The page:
August 4, 2021
A complete guide to free-floating vehicle sharing models
It’s become almost part of our lives, the idea that we must return things to a specific location. Rent a car? Return it to the dealership. Rent a movie? Return it to the same store. Even when our options were expanded across numerous locations, we still had to make the return on the renter’s terms, rather than our own.
Not anymore. Enter free-floating vehicle sharing systems, the fast-rising, globally expanding way to get around. In a free-floating system, the user decides where to leave the rental.
In this guide, you’ll learn:
- What a free-floating system is
- The advantages of a free-floating system
- The disadvantages of a free-floating system
- The future of free-floating vehicle sharing
What is a free-floating system?
Free-floating sharing systems give customers the ability to pick up a vehicle (automobile, bike, scooter, etc.) at one location, then drop it off at another non-specified location when done. Typically used in larger cities, these systems challenge the idea of station or hub locations, giving users the freedom of choice in a final destination.
Advantages of free-floating
With free-floating systems, customers enjoy the most flexibility of any system, being able to locate vehicles on any mobile device, then drop the vehicle off anywhere they want in the city (as opposed to a specified location).
Think of the possibilities this flexibility brings with it. Mainly, it loosens restrictions on people and their plans. If someone wants to book on-demand or plans to spend a week somewhere and they rent a vehicle to bring to that location, their plans are unaffected by having to return it to a certain hub.
Better first-mile and last-mile connectivity
For years, public transportation systems have struggled to improve upon the first-mile and last-mile problems with their service (in which users have to get to the starting point on their own, then find their own way home after the drop-off). Free-floating sharing changes that, letting a user locate vehicles in their immediate vicinity, and drop them off right outside their house. Problem solved.
Reduced costs and maintenance
When it comes to maintenance, the required repairs will be exclusively on the vehicles themselves. Since there is no hub, there is no upkeep involved for the stations or buildings in which they are stored. Furthermore, any fees associated with parking spaces or commercial leases don’t exist. This seems like a clear winner for anyone not only looking to save time and money, but also looking to move their cities forward into a new age.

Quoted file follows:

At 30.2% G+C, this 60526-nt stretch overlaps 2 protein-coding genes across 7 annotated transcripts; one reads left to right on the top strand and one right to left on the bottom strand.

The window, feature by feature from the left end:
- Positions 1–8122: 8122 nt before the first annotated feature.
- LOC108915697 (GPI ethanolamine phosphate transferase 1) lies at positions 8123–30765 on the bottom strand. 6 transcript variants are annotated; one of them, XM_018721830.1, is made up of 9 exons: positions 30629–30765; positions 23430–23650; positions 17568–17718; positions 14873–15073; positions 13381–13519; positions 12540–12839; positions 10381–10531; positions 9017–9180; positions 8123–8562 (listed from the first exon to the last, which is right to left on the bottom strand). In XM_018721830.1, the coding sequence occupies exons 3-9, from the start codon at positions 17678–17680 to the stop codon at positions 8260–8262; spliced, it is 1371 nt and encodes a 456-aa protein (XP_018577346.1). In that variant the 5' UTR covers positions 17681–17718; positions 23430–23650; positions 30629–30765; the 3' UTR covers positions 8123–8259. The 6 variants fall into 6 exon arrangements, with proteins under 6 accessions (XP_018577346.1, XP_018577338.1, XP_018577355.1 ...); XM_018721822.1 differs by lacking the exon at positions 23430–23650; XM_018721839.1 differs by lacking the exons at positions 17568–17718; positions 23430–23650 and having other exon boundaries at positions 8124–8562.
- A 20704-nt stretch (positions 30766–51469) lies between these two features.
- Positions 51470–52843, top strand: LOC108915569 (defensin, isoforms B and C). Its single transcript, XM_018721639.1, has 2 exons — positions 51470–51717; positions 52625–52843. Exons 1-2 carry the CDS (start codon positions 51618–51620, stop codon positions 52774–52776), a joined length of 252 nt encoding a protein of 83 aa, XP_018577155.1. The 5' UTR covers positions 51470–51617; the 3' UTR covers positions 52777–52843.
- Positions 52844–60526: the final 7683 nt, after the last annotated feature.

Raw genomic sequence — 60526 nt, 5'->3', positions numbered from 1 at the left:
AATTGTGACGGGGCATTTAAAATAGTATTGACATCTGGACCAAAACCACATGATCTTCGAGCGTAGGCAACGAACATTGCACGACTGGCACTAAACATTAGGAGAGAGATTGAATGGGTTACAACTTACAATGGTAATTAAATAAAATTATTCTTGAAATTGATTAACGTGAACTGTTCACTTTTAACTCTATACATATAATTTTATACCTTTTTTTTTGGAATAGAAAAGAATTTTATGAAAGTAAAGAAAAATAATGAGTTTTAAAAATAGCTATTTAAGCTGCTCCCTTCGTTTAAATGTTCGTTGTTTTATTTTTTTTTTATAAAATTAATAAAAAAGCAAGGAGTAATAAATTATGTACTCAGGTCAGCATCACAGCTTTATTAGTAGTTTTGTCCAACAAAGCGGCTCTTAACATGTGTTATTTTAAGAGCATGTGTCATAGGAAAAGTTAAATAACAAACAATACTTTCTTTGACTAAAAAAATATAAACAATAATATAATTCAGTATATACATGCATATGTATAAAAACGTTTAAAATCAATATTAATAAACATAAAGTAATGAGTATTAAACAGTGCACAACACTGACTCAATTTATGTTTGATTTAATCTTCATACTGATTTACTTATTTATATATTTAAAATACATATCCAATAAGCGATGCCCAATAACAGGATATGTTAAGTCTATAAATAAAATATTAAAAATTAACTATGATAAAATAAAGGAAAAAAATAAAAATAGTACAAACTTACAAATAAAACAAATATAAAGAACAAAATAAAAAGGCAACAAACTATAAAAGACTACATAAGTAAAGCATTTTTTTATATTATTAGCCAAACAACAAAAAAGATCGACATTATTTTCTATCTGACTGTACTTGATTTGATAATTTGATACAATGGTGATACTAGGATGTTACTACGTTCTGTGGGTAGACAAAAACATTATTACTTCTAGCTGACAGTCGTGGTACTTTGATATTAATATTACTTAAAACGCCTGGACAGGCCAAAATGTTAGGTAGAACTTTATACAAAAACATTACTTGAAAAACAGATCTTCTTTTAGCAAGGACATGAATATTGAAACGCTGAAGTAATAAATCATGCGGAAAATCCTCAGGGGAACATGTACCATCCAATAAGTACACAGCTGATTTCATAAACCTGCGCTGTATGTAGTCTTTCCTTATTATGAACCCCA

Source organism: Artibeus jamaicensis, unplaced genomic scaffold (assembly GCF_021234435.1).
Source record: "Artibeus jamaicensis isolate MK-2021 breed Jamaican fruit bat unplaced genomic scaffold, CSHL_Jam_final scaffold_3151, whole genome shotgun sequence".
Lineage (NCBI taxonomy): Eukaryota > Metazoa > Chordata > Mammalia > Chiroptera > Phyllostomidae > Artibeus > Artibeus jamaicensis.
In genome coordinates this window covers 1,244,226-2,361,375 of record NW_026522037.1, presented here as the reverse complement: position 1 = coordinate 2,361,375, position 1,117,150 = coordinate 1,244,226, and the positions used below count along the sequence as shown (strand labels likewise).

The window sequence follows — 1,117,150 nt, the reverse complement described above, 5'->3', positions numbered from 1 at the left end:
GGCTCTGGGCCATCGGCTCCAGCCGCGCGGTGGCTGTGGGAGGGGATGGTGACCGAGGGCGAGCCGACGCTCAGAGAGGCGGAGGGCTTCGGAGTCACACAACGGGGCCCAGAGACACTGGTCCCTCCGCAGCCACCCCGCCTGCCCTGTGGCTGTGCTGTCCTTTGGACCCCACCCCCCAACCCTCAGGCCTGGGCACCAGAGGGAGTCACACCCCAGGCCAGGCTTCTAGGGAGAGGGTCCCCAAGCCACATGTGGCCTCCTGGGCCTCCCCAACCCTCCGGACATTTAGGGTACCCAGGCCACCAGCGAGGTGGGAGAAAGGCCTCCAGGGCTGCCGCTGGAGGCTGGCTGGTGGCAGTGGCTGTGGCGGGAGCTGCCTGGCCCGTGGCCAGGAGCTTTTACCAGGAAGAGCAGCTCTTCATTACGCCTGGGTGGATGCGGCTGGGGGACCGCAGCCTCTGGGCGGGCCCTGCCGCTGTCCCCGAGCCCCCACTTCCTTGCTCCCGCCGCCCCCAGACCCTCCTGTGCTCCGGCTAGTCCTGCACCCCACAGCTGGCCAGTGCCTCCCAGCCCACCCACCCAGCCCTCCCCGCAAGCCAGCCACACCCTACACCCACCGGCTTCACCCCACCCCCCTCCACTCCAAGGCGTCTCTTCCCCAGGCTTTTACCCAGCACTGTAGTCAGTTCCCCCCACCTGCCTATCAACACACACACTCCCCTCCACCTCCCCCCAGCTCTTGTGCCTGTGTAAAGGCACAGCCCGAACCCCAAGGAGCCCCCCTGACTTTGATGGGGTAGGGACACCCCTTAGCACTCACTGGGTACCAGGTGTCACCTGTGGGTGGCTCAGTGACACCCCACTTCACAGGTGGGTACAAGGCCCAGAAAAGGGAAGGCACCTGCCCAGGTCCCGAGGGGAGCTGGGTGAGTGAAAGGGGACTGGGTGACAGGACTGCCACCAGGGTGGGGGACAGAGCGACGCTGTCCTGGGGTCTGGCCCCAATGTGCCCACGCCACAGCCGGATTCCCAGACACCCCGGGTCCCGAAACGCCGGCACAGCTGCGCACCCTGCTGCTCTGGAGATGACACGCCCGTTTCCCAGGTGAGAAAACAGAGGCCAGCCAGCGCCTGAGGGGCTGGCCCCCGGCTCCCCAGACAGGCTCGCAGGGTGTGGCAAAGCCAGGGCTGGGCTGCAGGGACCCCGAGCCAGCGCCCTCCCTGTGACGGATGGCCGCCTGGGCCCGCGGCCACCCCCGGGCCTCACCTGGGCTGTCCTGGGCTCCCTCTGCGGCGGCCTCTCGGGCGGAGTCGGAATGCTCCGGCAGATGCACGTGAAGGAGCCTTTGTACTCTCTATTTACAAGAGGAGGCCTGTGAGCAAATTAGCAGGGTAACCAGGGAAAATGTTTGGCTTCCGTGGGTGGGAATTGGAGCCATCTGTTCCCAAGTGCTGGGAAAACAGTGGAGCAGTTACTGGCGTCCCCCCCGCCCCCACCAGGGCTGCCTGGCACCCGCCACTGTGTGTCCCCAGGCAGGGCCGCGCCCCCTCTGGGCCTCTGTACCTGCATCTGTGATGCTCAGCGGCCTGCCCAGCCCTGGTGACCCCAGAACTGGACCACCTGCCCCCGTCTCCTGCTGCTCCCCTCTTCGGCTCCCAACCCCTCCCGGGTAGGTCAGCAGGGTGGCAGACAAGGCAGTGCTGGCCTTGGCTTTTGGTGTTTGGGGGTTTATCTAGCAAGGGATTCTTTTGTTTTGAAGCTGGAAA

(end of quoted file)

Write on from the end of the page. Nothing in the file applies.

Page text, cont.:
Quick system deployment for companies
When it comes to getting your projects off the ground, free-floating is the quickest. Once the digital setup is complete, and the vehicles are ready, you’re done. There’s no further hassle with finding parking lots, passes or spaces to build a garage.
Locating vehicles can be trickier
This one often goes overlooked when looking over the great features of free-floating systems. We overvalue the fact that you can leave rented units anywhere you’d like, but underestimate the problem this can cause if vehicles are left too far away from certain renters.
For example, imagine that you live on the south side of a large city. A free-floating based vehicle sharing system pops up in your area, and there are many available units showing up on your smartphone. However, because everyone has been leaving the vehicles on the north side of town, you can eventually no longer find units to rent.
Of course, for companies running a free-floating system, the solution to this is physically moving the vehicles to maximally spread them out, but this somewhat defeats some of the purpose of using this mostly hands off approach.
Luckily, this problem is pretty rare, since most users return their vehicles to roughly the approximate area they rented them, or there are enough riders and vehicles to maintain fairly even distribution throughout they city
For the consumer, it could be either good or bad that rental units are scattered over their sidewalks. They either enjoy the convenience or availability or are turned off by the clutter.
For city planners and politicians, this is something that is usually put to some sort of debate. Sometimes, the positives of the programs and the benefits they bring to the city appease the city planners. Other times, they put up roadblocks to progress. Though these are usually temporary, they can be frustrating and require time and effort to overcome.
As the use of these systems continues to rise, so does the chance that city planners are on board from the get-go.
Anyone paying attention to the progression of big cities in the last decade will tell you that free-floating vehicle sharing systems are the future, plain and simple. Not only do the numbers back this up (and continue to increase), but the logic of the system meets the wants and needs of bigger cities.
As we continue to change our way of life based on things like financial obligations, climate change and general convenience, this type of sharing system is destined to thrive.